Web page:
One of the processed datasets for Stata 14 is published with the present paper as an example (Suppl. material 5).

Results and discussion

From 2009 to 2010, our cohort had 319,775 ILI inpatient cases, of which 8.82% entered ICU and 3.83% died at hospital discharge (Fig. 1). The significant outcomes-affecting comorbidity attributes varied in each age stratum: congenital anomaly and heart failure in the age from 0 to 5 years; congenital anomaly, cancer, heart failure, non-dialyzed renal insufficiency, and transplant in the age from 6 to 17 years; cancer, diabetes, heart failure, stroke, chronic obstructive pulmonary disease (COPD), liver cirrhosis, non-dialyzed renal insufficiency, and human immunodeficiency virus (HIV) in the age from 18 to 44 years; heart failure, stroke, and non-dialyzed renal insufficiency in the age from 45 to 64 years; heart failure, COPD, and non-dialyzed renal insufficiency in the age from 65 to 74 years; tuberculosis, heart failure, and non-dialyzed renal insufficiency in the age from 75 years and above.

Figure 1.

ILI case proportion and outcome distributions.

Comorbidity vector was (heart failure, non-dialyzed renal insufficiency, cancer, tuberculosis, stroke, congenital anomaly, transplant, HIV). Age vector was (1, 1, 6<=age<45, 75<=age, 18<=age<65, 0<age<=18, 6<=age<18, 18<=age<45) (Fig. 2). Comorbidity score, the dot product of comorbidity vector and age vector, showed significant correlation with hospitalization cost (Spearman rho=0.1885, p<0.0001) (Fig. 3), and with LOS (Spearman rho=0.1717, p<0.0001) (Fig. 4). Its ROC area-under-curves (AUC) were 0.7454 with death (Fig. 5) and 0.6840 with ICU entry (Fig. 6).

Figure 2.

ILI severity score formula

Figure 3.

Cost (US$) and ILI score

Figure 4.

LOS and ILI score

Figure 5.

ROC curve of ILI score and death

Figure 6.

ROC curve of ILI score and ICU entry

Higher clinical alertness should be set once an ILI case matches the following age-specific comorbidity attributes: heart failure in any age, non-dialyzed renal insufficiency in any age, cancer in school-age children up to mid-age adults, tuberculosis in the elderly, stroke in adults, congenital anomaly in children and adolescents, transplant in school-age up to adolescents, or HIV in young adults.

With the ILI severity score calculated, the score-plus-1 effects were significant on all outcomes of the study (Table 1). The ratios or odds ratios of cost, LOS, death, and ICU entry approximated around 1 to 2, showing the trends of worse outcomes with higher ILI severity scores.

Effect of ILI score +1 (adjusted for age and sex) on outcomes

Outcomes

Statistics

Effect

95% CI

p

Cost

Ratio

1.44

1.42

1.45

<0.0001

LOS

Ratio

1.26

1.25

1.27

<0.0001

Death

OR

1.21

1.19

1.23

<0.0001

ICU

OR

1.87

1.84

1.91

<0.0001

AE

OR

1.42

1.40

1.44

<0.0001

Conclusions

The risk estimation model could facilitate us to address population measures for upcoming severe influenza epidemics, and further allocate resources optimally for prevention and control in public health decision-making.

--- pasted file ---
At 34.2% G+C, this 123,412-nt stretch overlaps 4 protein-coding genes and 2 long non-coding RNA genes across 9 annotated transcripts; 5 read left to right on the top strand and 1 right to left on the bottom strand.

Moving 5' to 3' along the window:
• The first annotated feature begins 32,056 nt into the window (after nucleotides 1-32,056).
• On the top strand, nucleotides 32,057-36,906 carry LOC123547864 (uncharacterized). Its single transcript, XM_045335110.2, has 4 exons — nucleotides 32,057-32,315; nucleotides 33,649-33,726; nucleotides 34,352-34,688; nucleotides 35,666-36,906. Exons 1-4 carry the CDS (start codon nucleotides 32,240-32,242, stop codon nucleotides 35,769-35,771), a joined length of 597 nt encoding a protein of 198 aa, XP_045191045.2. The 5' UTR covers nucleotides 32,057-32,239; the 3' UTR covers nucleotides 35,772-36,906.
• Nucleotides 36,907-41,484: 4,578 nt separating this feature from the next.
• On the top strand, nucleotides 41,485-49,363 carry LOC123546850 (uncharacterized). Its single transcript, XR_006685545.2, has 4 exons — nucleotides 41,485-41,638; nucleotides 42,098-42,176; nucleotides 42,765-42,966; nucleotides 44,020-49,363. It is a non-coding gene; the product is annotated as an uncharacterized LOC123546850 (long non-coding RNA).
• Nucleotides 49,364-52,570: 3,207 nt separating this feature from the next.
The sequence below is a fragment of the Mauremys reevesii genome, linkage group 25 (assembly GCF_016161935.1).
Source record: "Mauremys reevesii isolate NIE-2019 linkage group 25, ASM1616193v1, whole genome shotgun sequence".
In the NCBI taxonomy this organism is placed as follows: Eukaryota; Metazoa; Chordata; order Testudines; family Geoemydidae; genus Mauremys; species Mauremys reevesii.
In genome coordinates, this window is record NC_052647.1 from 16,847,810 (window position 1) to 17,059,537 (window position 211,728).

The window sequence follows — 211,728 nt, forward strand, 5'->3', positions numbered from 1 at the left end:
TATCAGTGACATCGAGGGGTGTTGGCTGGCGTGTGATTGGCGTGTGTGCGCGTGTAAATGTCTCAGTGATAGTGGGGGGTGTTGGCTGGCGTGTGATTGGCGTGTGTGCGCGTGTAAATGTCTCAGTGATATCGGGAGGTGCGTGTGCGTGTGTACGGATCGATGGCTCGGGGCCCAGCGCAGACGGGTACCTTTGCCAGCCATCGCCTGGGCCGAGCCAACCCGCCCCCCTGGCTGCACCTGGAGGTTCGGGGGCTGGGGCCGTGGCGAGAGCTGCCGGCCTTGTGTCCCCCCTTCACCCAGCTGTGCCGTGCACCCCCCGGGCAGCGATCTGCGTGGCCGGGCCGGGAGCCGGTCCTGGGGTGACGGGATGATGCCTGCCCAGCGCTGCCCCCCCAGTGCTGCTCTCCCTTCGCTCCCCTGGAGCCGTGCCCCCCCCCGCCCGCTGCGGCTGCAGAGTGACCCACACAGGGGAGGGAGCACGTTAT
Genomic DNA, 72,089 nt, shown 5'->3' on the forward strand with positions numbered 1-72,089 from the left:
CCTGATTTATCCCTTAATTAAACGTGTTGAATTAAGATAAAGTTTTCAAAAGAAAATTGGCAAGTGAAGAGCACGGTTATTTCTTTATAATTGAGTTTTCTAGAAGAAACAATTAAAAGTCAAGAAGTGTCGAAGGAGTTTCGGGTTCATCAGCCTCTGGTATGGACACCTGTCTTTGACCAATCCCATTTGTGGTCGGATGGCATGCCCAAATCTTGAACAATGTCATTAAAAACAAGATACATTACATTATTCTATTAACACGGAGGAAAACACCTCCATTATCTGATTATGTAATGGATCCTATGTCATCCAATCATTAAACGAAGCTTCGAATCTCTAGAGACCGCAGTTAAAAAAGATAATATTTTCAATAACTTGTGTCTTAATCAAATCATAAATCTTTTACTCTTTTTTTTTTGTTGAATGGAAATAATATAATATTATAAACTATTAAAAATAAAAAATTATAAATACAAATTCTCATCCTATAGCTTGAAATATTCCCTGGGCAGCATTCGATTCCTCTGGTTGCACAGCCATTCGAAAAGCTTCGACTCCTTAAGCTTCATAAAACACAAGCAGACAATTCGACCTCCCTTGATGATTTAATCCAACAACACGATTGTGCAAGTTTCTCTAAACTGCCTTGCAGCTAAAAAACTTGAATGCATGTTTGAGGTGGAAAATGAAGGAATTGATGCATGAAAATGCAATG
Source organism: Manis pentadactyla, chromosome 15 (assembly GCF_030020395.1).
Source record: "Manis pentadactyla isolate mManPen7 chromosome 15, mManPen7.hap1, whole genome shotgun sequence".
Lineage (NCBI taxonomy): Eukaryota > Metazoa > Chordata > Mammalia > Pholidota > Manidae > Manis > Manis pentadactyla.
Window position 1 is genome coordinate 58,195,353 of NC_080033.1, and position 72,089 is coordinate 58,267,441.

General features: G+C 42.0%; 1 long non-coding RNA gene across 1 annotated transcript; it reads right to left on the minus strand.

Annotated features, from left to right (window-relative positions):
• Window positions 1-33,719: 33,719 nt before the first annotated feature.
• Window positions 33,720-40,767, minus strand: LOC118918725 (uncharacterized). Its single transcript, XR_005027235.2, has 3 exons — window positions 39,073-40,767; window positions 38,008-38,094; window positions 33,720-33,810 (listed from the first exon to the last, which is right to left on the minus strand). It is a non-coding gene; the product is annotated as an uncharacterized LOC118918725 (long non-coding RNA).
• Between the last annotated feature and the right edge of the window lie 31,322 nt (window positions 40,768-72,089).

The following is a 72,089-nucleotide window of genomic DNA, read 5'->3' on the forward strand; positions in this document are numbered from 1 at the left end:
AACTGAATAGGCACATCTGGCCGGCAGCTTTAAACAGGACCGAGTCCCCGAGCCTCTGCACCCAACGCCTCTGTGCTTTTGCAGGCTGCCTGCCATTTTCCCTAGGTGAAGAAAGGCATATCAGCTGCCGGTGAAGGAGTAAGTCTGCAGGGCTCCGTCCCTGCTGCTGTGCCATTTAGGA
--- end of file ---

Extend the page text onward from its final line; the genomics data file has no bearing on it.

Presented at

Options for the Control of Influenza VIII, Cape Town, South Africa, 5-9 September 2013. See original poster (Suppl. material 4).

Acknowledgements

Special thanks for Ms. Wen-Wen Wang for her administrative supports.

Grant title

Taiwanese National Health Insurance Database Research.

Hosting institution

National Taiwan University College of Public Health, Taipei, Taiwan

Ethics and security

Waived IRB review.

Author contributions

Chen RJC: study design, manuscript writing, data management, and statistical analysis; Fang CC: concept proposal and research advice; Shih FY: study design and research advice; King CC: study design and supervision.

References

Supplementary materials

Suppl. material 1: Conference Programme Book
Authors:  Options for the Control of Influenza VIII
Data type:  PDF e-file
Brief description: 

Options for the Control of Influenza VIII Conference Programme Book

Suppl. material 2: A Sample SAS SQL program file
Authors:  Robert Jeenchen Chen
Data type:  SAS codes
Brief description: 

A sample SAS SQL program code fragment is attached.

The more complete version is available upon request.

Suppl. material 3: A sample Stata program file
Authors:  Robert Jeenchen Chen
Data type:  Stata program codes
Brief description: 

A sample Stata program code fragment is attached.

The more complete version is available upon request.

Suppl. material 4: Original poster file
Authors:  Chen RJ, King CC
Data type:  Presentation PDF
Brief description: 

The poster presented in the Conference.

Suppl. material 5: One part of the datasets used in the analyses
Authors:  Chen RJ
Data type:  Dataset
Brief description: 

The dataset used for in Stata 14 format. The other datasets are available upon request.